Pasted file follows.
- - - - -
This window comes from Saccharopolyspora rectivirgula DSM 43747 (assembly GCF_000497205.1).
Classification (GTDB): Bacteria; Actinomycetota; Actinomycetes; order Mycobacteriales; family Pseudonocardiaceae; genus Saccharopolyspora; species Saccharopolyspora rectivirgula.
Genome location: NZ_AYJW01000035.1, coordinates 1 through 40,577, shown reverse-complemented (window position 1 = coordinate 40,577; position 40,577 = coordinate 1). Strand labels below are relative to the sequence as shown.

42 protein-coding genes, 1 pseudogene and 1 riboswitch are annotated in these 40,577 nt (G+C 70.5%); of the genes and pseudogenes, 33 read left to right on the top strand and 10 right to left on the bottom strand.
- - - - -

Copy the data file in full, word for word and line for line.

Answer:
This window comes from Saccharopolyspora rectivirgula DSM 43747 (assembly GCF_000497205.1).
Classification (GTDB): Bacteria; Actinomycetota; Actinomycetes; order Mycobacteriales; family Pseudonocardiaceae; genus Saccharopolyspora; species Saccharopolyspora rectivirgula.
Genome location: NZ_AYJW01000035.1, coordinates 1 through 40,577, shown reverse-complemented (window position 1 = coordinate 40,577; position 40,577 = coordinate 1). Strand labels below are relative to the sequence as shown.

42 protein-coding genes, 1 pseudogene and 1 riboswitch are annotated in these 40,577 nt (G+C 70.5%); of the genes and pseudogenes, 33 read left to right on the top strand and 10 right to left on the bottom strand.